Simplifying Negative Square Roots

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Algebra Two $\longrightarrow$
Complex Numbers $\longrightarrow$
  • Learn how to simplify square roots of negative numbers
  • Apply what we already know about reducing square roots of positive integers
Lesson Description

Now that we understand what the imaginary number is and how it works, we can simplify the square root of negative numbers in a very similar way to how we simplify square roots of positive ones.

Practice Problems

Practice problems and worksheet coming soon!


I Thought We Couldn't Root Negatives?

By far, the most common and useful applications of the imaginary number involve simplifying square root expressions that contain negative numbers. For better or worse, this process is virtually a carbon copy of the skill of simplifying positive root expressions - so if you aren't caught up on how to simplify integer square roots » then get with the program, and then read on.It's worth mentioning that we probably have had at least one teacher who has specifically told us that we cannot take the square root of a negative number. Whether or not you want to consider that a lie depends on your perspective - it's true that you cannot square root a negative number if you are only going to work with real numbers, but if you allow for the existence of imaginary numbers » , then you can actually square root anything (including square rooting imaginary numbers » , but that's not something we'll look at until after we know some trigonometry!). For all students taking Algebra 2 and beyond, it is necessary to work with imaginary numbers, at least at the basic level, and this lesson is the skill you absolutely need to know.Fortunately, as we said this is a straight-forward adaptation of what we already know about simplifying square roots. Specifically, here's how it works.
Theorem: Negative Square RootsSimplifying an expression involving the square root of a negative quantity is done by simplifying the quantity as if it was positive, and placing an $i$ in front as a coefficient. In other words,$$\sqrt{-x} = i\sqrt{x}$$For all $x$ such that $x$ is a positive number, so that $-x$ is a negative number.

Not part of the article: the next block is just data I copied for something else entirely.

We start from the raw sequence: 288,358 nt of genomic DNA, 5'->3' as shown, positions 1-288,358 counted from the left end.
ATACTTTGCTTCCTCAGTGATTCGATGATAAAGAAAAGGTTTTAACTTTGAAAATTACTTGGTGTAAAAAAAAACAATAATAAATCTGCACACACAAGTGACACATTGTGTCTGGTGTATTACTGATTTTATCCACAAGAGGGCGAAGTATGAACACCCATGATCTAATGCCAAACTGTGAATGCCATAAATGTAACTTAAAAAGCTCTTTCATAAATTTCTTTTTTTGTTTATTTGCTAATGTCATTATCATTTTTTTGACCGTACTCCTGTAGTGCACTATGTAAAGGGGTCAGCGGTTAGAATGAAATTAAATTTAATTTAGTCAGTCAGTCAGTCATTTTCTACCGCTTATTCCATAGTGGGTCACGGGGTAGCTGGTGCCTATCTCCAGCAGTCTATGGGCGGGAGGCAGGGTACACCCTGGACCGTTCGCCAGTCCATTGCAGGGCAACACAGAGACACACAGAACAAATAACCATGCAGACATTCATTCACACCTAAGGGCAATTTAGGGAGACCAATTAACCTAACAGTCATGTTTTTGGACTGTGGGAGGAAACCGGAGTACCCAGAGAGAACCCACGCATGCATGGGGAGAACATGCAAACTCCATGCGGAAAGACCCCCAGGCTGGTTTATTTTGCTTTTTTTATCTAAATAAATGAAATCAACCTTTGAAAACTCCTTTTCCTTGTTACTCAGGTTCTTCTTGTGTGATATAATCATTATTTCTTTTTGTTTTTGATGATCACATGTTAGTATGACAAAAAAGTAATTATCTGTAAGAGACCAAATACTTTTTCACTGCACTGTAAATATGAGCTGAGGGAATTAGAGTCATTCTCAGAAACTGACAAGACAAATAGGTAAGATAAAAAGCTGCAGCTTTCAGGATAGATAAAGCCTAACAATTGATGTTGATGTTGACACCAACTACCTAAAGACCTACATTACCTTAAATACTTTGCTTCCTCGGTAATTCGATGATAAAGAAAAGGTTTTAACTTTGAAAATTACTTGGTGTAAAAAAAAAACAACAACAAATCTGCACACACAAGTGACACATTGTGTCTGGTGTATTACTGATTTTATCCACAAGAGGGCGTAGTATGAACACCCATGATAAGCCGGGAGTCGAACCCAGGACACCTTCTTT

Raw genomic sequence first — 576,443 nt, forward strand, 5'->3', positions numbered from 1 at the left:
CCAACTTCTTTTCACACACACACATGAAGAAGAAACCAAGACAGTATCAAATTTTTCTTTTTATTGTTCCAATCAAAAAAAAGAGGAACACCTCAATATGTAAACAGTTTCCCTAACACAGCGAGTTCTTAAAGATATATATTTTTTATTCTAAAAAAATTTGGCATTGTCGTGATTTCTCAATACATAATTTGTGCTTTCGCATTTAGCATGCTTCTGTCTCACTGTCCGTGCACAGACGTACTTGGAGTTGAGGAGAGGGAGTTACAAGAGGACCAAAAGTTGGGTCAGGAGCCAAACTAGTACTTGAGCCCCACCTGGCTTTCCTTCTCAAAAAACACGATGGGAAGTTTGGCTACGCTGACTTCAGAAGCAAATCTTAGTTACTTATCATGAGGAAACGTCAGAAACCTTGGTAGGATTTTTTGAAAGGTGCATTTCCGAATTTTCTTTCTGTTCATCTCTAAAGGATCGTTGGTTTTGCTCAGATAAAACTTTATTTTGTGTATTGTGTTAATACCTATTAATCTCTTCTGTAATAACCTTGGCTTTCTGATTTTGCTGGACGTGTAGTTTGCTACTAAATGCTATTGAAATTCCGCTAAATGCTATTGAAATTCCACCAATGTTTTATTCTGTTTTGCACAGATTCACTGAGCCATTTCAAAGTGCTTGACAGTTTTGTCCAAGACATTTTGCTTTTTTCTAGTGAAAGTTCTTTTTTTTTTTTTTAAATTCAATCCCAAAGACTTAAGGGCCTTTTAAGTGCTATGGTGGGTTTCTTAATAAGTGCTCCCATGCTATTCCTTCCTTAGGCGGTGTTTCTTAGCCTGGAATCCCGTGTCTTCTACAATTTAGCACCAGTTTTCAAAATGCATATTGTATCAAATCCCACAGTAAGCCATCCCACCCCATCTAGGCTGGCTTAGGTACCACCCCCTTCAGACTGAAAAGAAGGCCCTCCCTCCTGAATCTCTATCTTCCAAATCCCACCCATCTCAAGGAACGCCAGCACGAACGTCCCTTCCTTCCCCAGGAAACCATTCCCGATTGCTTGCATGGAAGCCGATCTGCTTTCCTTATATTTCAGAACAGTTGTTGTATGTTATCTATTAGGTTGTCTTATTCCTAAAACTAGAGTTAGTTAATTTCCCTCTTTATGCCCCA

Let's take a look at an example.
Example 1Simplify.$$\sqrt{-40}$$$\blacktriangleright$ Digging back to our knowledge of simplifying integer square roots, we realize that $\sqrt{40}$ is simplified as $2\sqrt{10}$. Therefore, applying Theorem 1, we have$$\sqrt{-40} = i\sqrt{40}$$$$= 2i\sqrt{10}$$
It's a simple adaptation to what we already know. We know $\sqrt{40} = 2\sqrt{10}$, so $\sqrt{-40} = 2i\sqrt{10}$.
Pro Tip
Sharpen up on your regular root simplification skills. Once you get in the groove on practicing this skill, you'll see that you're really just using that regular root skill that you already have, except you're simply sticking an $i$ in front of your answer. All the "hard work" revolves completely around the root simplification process you already know!
Here's another example.
Example 2Simplify.$$\sqrt{-72}$$$\blacktriangleright$ Via the square root simplification process we already know:$$\sqrt{72} = \sqrt{(36)(2)}$$$$=6 \sqrt{2}$$Once again, Theorem 1 above tells us that$$\sqrt{-72} = i \sqrt{72}$$It follows that$$\sqrt{-72} = i \cdot 6\sqrt{2}$$$$6i \sqrt{2}$$
The Root Product Property fails for square roots of products of negative numbers due to the properties of the imaginary number!!! Be careful not to apply it verbatim! For example, let's try and apply the Root Product Property to the following example:$$\sqrt{(-10)(-7)}$$According to the Root Product Property:$$\sqrt{(-10)(-7)} = \sqrt{(-10)} \cdot \sqrt{(-7)}$$$$\longrightarrow = i\sqrt{10} \cdot i \sqrt{7} = i^2 \sqrt{10}\sqrt{7}$$$$= -\sqrt{10} \sqrt{7} = -\sqrt{70}$$But if we instead multiplied under the root first, then simplified, we would have got a completely different answer:$$\sqrt{(-10)(-7)} = \sqrt{70}$$As you can see, with the first perspective, the imaginary numbers created a negative sign outside of the radical. However, under the second perspective, the two negatives multiplied to a positive result before we even started trying to take square roots. It is the latter case that is correct. It looks dumbfounding, but the good news is, teacher and professors rarely try to use this apparent slight of hand against you. It is incredibly rare that this mishap is actually presented to you in a situation where you're getting graded.